I’ve been living here in Berlin for the past 2.5 years and it’s the most interesting city in the world for art and music. It is the techno capital of the world, bar none. I don’t see any other city taking up the mantle in the future, either. There is an air of possibility and an energy here that I haven’t seen since New York City in the late 80s through to the 90s. If you’d told me back in the day that it would actually be cheaper to live outside America, I’d have thought you were crazy.
There is an air of possibility and an energy [in Berlin] that I haven’t seen since New York City in the late 80s through to the 90s. If you’d told me back in the day that it would actually be cheaper to live outside America, I’d have thought you were crazy.
You’re also a graphic designer who’s illustrated many record sleeves, most notably for Derrick May’s label Transmat. What is the relationship between a record and its cover? How important is album art today in your opinion?
Many times, the client will send me sound files on the record that I’m doing art for. Other times I vibe off the title, or they tell me exactly what they want, which is easiest for me. Judging from the art requests I’m getting, I’d say cover art is making a comeback. Labels are spending money on full sleeves again. As you know, the digital wave obliterated cover art. Now it’s taking prominence again in record shops.
What is your current production process like and how has it changed over time?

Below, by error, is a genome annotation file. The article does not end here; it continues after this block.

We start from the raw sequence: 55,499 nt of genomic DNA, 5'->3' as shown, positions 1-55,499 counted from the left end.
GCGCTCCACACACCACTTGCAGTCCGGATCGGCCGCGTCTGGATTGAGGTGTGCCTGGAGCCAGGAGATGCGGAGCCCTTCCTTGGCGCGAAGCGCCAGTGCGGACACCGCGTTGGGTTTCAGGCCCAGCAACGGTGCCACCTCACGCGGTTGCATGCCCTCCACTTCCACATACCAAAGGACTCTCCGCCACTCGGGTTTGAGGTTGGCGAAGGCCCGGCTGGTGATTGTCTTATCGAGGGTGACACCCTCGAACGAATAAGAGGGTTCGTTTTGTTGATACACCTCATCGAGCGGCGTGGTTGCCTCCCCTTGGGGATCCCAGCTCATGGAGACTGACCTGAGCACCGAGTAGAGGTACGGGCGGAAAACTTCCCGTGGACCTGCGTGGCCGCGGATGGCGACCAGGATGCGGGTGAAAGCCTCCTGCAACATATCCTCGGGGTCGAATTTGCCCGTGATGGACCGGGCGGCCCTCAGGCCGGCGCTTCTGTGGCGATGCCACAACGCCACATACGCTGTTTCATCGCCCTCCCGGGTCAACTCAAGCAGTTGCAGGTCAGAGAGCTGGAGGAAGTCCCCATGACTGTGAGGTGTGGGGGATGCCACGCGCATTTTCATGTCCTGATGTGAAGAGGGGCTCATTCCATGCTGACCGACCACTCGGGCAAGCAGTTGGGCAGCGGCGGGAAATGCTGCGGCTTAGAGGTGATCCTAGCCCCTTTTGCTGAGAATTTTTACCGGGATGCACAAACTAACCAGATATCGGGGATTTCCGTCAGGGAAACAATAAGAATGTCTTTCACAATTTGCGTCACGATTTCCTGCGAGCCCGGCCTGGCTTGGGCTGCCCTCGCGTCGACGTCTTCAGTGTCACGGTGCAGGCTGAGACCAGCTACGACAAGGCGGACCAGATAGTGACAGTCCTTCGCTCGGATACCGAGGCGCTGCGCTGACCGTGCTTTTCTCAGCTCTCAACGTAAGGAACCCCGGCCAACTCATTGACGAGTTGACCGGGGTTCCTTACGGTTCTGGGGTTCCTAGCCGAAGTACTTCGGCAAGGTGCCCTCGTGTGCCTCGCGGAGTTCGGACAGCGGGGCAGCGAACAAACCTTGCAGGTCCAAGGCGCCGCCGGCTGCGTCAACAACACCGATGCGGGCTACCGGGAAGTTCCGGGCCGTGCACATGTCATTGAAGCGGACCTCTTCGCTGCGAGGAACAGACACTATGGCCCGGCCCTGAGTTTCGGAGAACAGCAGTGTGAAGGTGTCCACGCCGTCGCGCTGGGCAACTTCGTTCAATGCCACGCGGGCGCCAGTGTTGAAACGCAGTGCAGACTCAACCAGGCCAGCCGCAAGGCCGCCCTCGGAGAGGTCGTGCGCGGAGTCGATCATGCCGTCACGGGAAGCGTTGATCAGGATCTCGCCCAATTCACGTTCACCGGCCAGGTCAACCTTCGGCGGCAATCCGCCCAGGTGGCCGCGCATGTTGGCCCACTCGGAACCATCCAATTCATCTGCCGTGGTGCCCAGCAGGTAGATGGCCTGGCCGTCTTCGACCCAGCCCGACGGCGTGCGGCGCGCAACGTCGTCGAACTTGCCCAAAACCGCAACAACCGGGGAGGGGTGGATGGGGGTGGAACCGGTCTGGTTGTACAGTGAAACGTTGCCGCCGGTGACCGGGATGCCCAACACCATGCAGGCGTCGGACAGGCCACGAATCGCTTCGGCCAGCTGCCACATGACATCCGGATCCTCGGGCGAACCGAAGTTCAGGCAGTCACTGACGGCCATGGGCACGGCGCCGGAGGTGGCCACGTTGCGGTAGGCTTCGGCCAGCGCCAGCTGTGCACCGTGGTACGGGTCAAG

Nowadays, I’m on Maschine. Not on Ableton yet full-on, just dabbling there. Before I moved to Berlin, I had a full outboard MIDI studio largely unchanged since the olden days. But my competition had gone digital, started mastering louder and you could hear the difference. I bought Maschine from a guy here in Berlin when I first arrived and it’s a whole new planet. No more chasing down shorts in cables, no more MIDI chains, no more hiss. It’s airtight. What’s funny is now that I’m all in the box, my competition has dusted off the old outboard gear. Modular racks are the new gear porn on my Facebook timeline.
“No more chasing down shorts in cables, no more MIDI chains, no more hiss. It’s airtight.”
In 2006, you started a CD-only label called xfive. I’m very intrigued by the CD-only aspect of it. What is your relationship to music formats: vinyl, CDs, digital?
Back in the mid-2000s, I was stuck. My original, bangin’ techno style had died and minimal (Minus, Perlon, Kompakt, etc) had taken over. Many of the distributorss I’d worked with since Generator and Pure Sonik had gone out of business. There was no more money to press records. I wanted to change it up. CDs by this time had gotten cheaper and easier to put out, and I’d been doing a bunch of non-dancefloor tracks. My fiancée suggested I do a compilation of all those slower tracks. Thus, xfive. was born. I only did two official CD releases on that label, but people remember it, including you!
“As for vinyl, I do not fetishize it like a lot of people do. I have my old collection and my working crate, but I don’t rub records all over my body.”
As for vinyl, I do not fetishize it like a lot of people do. I have my old collection and my working crate, but I don’t rub records all over my body. When Traktor came along, I loved it and I’m still a big fan of it. Whether I play digital or vinyl depends on the gig.
CDs are still important also because fans still want the artifacts.
Techno as a genre has always been very open to machines and “non-human” elements to music creation. As music technology evolves how has your own process evolved with it?
I’m slow to adapt, but when I do, I’m all with it. I like the portable aspect of modern production. I.e. you can take your laptop anywhere and make music. As far as “human” elements, I’m looking to add vocals to my tracks soon. Plenty of cool people to work with here in Berlin…
If you’re in Europe, catch DJ-T 1000’s upcoming sets.